Method vs Computed in Vue

What is the main difference between a method and a computed value in Vue.js?

They look the same and interchangeable.

Answers:

Answer

Computed values and methods are very different in Vue and are definitely not interchangeable in most cases.

Computed Property

A more appropriate name for a computed value is a computed property. In fact, when the Vue is instantiated, computed properties are converted into a property of the Vue with a getter and sometimes a setter. Basically you can think of a computed value as a derived value that will be automatically updated whenever one of the underlying values used to calculate it is updated. You don't call a computed and it doesn't accept any parameters. You reference a computed property just like you would a data property. Here's the classic example from the documentation:

computed: {
  // a computed getter
  reversedMessage: function () {
    // `this` points to the vm instance
    return this.message.split('').reverse().join('')
  }
}

Which is referenced in the DOM like this:

<p>Computed reversed message: "{{ reversedMessage }}"</p>

Computed values are very valuable for manipulating data that exists on your Vue. Whenever you want to filter or transform your data, typically you will use a computed value for that purpose.

data:{
    names: ["Bob", "Billy", "Mary", "Jane"]
},
computed:{
    startsWithB(){
        return this.names.filter(n => n.startsWith("B"))
    }
}

<p v-for="name in startsWithB">{{name}}</p>

Computed values are also cached to avoid repetitively calculating a value that doesn't need to be re-calculated when it hasn't changed (as it might not be in a loop for example).

Method

A method is just a function bound to the Vue instance. It will only be evaluated when you explicitly call it. Like all javascript functions it accepts parameters and will be re-evaluated every time it's called. Methods are useful in the same situations any function is useful.

data:{
    names: ["Bob", "Billy", "Mary", "Jane"]
},
computed:{
    startsWithB(){
        return this.startsWithChar("B")
    },
    startsWithM(){
        return this.startsWithChar("M")
    }
},
methods:{
    startsWithChar(whichChar){
        return this.names.filter(n => n.startsWith(whichCharacter))
    }
}

Vue's documentation is really good and easily accessible. I recommend it.

Answer

As @gleenk asked for a practical example to make evident the cache and dependency differences between methods and computed properties, I'll show a simple scenario:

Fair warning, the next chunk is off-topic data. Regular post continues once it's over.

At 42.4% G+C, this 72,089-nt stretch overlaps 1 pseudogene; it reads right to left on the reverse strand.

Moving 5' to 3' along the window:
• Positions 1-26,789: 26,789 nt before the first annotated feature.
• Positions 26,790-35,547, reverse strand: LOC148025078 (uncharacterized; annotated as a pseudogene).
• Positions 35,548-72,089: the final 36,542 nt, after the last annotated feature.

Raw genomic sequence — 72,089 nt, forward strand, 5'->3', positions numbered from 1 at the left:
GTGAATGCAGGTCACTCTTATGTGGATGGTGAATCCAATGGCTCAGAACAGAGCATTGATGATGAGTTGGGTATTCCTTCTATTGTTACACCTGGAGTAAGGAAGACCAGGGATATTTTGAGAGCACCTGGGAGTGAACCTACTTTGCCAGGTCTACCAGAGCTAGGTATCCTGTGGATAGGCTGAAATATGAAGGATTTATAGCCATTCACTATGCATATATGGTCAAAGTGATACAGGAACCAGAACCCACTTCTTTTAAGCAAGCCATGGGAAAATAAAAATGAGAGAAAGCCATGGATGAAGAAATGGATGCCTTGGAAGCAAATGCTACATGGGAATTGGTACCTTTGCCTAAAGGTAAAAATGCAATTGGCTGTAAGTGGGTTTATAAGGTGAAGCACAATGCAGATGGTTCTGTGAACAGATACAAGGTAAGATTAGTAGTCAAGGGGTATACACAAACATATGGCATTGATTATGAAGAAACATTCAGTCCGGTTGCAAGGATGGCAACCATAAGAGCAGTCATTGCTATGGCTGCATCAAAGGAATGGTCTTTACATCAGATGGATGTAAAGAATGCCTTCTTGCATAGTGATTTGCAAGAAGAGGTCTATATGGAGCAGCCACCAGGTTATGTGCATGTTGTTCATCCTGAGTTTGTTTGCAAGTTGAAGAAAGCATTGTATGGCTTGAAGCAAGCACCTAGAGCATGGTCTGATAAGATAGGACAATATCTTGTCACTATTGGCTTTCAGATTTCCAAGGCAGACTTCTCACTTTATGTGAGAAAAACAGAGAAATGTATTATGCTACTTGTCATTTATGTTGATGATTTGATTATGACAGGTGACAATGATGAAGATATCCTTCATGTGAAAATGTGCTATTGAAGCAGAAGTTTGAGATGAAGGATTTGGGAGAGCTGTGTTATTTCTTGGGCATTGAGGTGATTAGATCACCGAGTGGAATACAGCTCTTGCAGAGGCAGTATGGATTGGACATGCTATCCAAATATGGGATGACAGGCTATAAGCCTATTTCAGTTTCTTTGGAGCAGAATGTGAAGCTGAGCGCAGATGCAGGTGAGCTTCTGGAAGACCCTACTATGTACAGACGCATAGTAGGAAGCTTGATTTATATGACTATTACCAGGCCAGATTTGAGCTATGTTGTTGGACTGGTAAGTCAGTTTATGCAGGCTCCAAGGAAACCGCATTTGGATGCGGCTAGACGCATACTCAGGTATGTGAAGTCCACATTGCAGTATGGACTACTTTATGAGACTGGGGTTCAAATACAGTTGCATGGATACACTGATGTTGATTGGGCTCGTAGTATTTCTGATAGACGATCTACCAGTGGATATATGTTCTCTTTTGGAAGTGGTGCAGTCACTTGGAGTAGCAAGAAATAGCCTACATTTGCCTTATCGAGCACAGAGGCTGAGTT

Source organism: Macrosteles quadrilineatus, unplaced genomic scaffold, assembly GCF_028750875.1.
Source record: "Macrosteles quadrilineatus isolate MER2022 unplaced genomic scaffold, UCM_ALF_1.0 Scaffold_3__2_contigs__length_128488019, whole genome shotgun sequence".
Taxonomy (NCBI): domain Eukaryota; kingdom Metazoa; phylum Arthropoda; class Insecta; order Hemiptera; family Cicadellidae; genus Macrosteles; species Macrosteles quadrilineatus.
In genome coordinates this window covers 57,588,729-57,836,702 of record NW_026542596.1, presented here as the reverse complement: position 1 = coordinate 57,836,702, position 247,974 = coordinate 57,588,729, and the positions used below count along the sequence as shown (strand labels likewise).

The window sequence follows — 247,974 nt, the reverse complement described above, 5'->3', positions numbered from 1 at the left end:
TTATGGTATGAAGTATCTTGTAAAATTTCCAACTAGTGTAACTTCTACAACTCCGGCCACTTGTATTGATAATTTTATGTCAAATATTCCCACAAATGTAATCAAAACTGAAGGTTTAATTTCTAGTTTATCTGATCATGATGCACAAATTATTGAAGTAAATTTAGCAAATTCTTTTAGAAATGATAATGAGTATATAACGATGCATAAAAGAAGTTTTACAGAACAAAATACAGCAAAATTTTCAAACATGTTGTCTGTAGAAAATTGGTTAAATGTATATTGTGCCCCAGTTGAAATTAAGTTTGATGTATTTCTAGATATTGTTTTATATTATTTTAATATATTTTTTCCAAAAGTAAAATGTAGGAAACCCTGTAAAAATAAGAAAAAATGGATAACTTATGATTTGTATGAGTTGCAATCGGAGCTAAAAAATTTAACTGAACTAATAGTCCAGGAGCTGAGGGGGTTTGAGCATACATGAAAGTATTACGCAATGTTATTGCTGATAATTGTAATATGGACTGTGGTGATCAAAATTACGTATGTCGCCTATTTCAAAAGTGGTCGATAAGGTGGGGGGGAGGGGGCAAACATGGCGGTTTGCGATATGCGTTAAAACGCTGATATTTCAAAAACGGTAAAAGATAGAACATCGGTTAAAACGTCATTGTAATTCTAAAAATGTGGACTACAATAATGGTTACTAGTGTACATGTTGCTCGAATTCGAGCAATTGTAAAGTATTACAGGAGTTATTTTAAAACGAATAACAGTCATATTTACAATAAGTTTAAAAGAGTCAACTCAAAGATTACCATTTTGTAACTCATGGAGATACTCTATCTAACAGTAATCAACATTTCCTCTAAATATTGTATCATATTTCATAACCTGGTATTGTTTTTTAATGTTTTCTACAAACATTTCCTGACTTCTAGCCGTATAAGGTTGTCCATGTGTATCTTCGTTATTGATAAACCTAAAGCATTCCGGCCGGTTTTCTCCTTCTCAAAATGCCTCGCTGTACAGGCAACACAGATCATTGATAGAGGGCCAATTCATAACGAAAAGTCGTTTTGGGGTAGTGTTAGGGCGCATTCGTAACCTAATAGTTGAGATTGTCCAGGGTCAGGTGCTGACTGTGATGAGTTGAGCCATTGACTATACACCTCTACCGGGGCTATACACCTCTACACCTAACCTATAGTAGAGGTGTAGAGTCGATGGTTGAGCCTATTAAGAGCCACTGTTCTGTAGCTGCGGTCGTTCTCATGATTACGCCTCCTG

app.js

new Vue({
    el: '#vue-app',
    data: {
        a: 0,
        b: 0,
        age: 20
    },
    methods: {
        addToAmethod: function(){
            console.log('addToAmethod');
            return this.a + this.age;
        },
        addToBmethod: function(){
            console.log('addToBmethod');
            return this.b + this.age;
        }
    },
    computed: {
        addToAcomputed: function(){
            console.log('addToAcomputed');
            return this.a + this.age;
        },
        addToBcomputed: function(){
            console.log('addToBcomputed');
            return this.b + this.age;
        }
    }
});

Here we have 2 methods and 2 computed properties that perform the same task. The methods addToAmethod & addToBmethod and the computed properties addToAcomputed & addToBcomputed all add +20 (i.e. the age value) to either a or b. Regarding the methods, they are both called every time an action has been performed on any of the listed properties, even if the dependencies for one specific method have not changed. For the computed properties, the code is executed only when a dependency has changed; for example, one of the specific property values that refers to A or B will trigger addToAcomputed or addToBcomputed, respectively.

The method and computed descriptions seem pretty similar, but as @Abdullah Khan has already specified it, they are not the same thing! Now let's try to add some html to execute everything together and see where the difference is.

The Method case demo

new Vue({
    el: '#vue-app',
    data: {
        a: 0,
        b: 0,
        age: 20
    },
    methods: {
        addToAmethod: function(){
            console.log('addToAmethod');
            return this.a + this.age;
        },
        addToBmethod: function(){
            console.log('addToBmethod');
            return this.b + this.age;
        }
    }
});
<!DOCTYPE html>
    <html>
        <head>
            <meta charset="utf-8">
            <title>VueJS Methods - stackoverflow</title>
            <link href="style.css" rel="stylesheet" />
            <script src="https://cdnjs.cloudflare.com/ajax/libs/vue/2.5.11/vue.min.js"></script>
    
        </head>
        <body>
            <div id="vue-app">
                <h1>Methods</h1>
                <button v-on:click="a++">Add to A</button>
                <button v-on:click="b++">Add to B</button>
                <p>Age + A = {{ addToAmethod() }}</p>
                <p>Age + B = {{ addToBmethod() }}</p>
            </div>
        </body>
        
        <script src="app.js"></script>
    </html>

The explained result

When I click on the button "Add to A", all the methods are called (see the console log screen result above), the addToBmethod() is also executed but I didn't press the "Add to B" button; the property value that refers to B has not changed. The same behaviour comes if we decide to click the button "Add to B", because again both the methods will be called independently of dependency changes. According to this scenario this is bad practice because we are executing the methods every time, even when dependencies have not changed. This is really resource consuming because there is not a cache for property values that have not changed.

method button method

The Computed property case demo

new Vue({
    el: '#vue-app',
    data: {
        a: 0,
        b: 0,
        age: 20
    },

    computed: {
        addToAcomputed: function(){
            console.log('addToAcomputed');
            return this.a + this.age;
        },
        addToBcomputed: function(){
            console.log('addToBcomputed');
            return this.b + this.age;
        }
    }
});
<!DOCTYPE html>
    <html>
        <head>